Debate on free speech alone means little for minorities

While African Australians can express themselves in ethnic events such as Sydney’s Africulture festival, they still have almost no presence in mainstream media debate, even when it’s about them. AAP/Newzulu/Teresa Parker

Recent debates about freedom of expression in Australia have largely neglected the ethnic minority media sector. These debates came to a head in the lead-up to the federal government’s recent decision to abandon its weakening of Section 18C of the Racial Discrimination Act.

Some are refusing to give up the fight for the amendments. Family First senator Bob Day plans to introduce a private member’s bill to amend the legislation and some Liberals are still voicing their support for the changes.

Those in favour of amending the act have argued for the importance of freedom of speech. Attorney-general George Brandis infamously declared that people have “a right to be bigots”.

What has been missing from the debate is any sustained discussion of ethnic minority media. A simplistic notion of “free speech” has often been bandied about as a catch-all justification for weakening racial discrimination laws. Had the nature of media itself, including inherent inequalities in terms of power and access, entered the debate, a more subtle argument might have emerged.

Marginalised voices need to be heard

Freedom of expression means little if it is not accompanied by a serious focus on the obligations and responsibilities of those in positions of power and influence, particularly those in the mainstream media. This includes the obligation to understand others and to recognise their right to be heard. This applies particularly to those who are marginalised from mainstream public debates.

Freedom of speech is no guarantee that those without access to the tools of public communication will have their voices heard, recognised or acknowledged.

One of the central functions of the Racial Discrimination Act, then, is that it goes some way to evening the playing field. It offers institutionalised protections to those whose voices are often silenced – in particular, ethnic minorities.

The act is a necessity for those who are often demonised in the mass media, but who lack the ability to respond.

Australia’s Human Rights Commissioner Tim Wilson reconfirmed his stance on Section 18c at a free speech conference in Sydney on August 7. He has previously justified his stance by arguing that with greater freedom of expression comes greater debate. This makes it more likely, so the argument goes, that racism and bigotry will be shouted down by a chorus of opposition voices.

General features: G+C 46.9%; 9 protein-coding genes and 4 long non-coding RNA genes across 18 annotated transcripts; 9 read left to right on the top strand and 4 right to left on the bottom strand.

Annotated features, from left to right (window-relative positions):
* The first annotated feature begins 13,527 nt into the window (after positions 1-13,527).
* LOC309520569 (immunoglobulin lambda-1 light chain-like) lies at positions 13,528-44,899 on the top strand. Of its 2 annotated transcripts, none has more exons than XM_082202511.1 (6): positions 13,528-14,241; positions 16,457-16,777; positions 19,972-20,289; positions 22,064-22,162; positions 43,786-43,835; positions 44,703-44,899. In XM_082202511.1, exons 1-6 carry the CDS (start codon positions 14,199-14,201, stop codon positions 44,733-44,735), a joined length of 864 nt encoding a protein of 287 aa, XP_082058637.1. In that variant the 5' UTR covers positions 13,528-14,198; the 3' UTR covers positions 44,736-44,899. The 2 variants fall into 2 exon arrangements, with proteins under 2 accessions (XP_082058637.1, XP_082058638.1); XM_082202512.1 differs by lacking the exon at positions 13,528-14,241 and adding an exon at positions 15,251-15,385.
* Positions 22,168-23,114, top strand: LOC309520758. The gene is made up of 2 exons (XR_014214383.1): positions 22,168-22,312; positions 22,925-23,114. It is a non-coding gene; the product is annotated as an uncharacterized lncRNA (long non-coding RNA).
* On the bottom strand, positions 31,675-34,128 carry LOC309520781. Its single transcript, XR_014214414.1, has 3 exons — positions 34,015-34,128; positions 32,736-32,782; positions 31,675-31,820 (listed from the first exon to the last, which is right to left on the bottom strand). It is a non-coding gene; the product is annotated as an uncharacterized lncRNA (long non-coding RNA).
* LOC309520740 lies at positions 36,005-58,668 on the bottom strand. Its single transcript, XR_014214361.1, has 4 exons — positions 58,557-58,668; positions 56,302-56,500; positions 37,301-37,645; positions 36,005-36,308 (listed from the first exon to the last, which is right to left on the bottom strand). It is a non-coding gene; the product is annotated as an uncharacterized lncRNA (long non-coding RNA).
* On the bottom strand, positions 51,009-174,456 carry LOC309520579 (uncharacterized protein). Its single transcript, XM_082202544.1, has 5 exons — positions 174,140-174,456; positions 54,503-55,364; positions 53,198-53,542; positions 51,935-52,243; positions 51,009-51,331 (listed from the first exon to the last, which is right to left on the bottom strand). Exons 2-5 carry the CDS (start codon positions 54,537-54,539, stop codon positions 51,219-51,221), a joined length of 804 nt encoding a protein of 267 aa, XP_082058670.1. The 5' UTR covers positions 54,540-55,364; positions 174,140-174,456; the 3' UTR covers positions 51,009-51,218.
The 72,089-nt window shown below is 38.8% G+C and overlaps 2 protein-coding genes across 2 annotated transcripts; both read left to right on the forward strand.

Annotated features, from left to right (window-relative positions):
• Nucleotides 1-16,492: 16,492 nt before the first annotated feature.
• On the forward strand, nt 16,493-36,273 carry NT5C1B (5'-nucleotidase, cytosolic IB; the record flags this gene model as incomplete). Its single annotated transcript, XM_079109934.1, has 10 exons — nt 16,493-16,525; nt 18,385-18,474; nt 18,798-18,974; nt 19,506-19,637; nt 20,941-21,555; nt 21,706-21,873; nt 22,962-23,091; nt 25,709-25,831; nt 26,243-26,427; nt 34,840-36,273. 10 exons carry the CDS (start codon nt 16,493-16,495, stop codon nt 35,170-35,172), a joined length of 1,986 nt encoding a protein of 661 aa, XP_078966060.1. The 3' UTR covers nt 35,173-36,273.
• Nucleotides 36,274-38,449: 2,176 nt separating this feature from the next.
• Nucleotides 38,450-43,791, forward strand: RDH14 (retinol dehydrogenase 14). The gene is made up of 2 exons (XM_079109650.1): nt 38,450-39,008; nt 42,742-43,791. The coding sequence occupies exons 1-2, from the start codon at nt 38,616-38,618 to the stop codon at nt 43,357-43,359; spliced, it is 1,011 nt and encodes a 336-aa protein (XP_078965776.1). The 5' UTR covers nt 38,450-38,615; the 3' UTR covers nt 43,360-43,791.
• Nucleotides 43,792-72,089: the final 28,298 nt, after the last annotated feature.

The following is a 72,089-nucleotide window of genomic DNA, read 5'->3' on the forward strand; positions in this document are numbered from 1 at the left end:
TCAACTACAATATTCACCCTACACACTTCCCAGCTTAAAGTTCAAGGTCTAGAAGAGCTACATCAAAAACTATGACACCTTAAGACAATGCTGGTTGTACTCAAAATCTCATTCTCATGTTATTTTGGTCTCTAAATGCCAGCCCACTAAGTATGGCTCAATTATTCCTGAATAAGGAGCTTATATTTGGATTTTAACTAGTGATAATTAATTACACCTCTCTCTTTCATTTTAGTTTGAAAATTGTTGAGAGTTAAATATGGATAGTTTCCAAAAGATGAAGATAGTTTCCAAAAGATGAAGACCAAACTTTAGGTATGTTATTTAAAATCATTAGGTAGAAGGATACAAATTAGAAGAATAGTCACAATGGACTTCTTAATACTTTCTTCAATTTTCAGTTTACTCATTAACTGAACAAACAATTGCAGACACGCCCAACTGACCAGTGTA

Free speech advocates ignore unequal access

Such an approach assumes open and fair public debate, in which we all enjoy equal access to the central mechanisms of public communication: the mass media. For ethnic minorities this is demonstrably not the case.

Studies have shown that ethnic minorities are under-represented in Australian media content and media organisations. Not only do minorities enjoy less screen time, they are also absent from the processes of news production.

My research indicates that young African-Australian media producers, presenters and journalists find it hard to break into the mainstream media. Like other ethnic minority groups, African-Australians also lament the fact that they are seldom contacted when African issues or events are discussed in the mainstream press.

Andrew Bolt, who inspired the so-called ‘Bolt law’ amendments, writes freely about minorities without seeking their side of the story. Herald Sun

This situation has motivated Australia’s ethnic minority media producers to tell their own stories. Yet ethnic media outlets are under-funded, under-resourced and rely on the hard work and dedication of volunteers.

They also exist at the margins of the media landscape in Australia. Despite our multicultural make-up, Australian media outlets are still highly concentrated in the hands of a few.

The importance of legal protections against racism and bigotry was recently highlighted when the government sought to cut funding to community and, by default, ethnic minority media.

The National Ethnic and Multicultural Broadcasters Council protested strongly against both the potential cuts to media funding and the proposed weakening of Section 18C. The council argued that any weakening of the Racial Discrimination Act would “water down the existing protections” and provide a “broad exemption for ‘public discussion’”.

In other words, expressions of racism and bigotry could be hidden under the auspices of public debate. The Racial Discrimination Act became known as the “Bolt laws” in media circles after a court found conservative columnist Andrew Bolt contravened Section 18C. This now infamous case led to battlelines being drawn in the mainstream media.

Until such public debate is carried out in a more balanced and equal media landscape, acts that guard against bigotry will be needed. For ethnic minority media the right to be understood, as well as the right to free speech, is vital.

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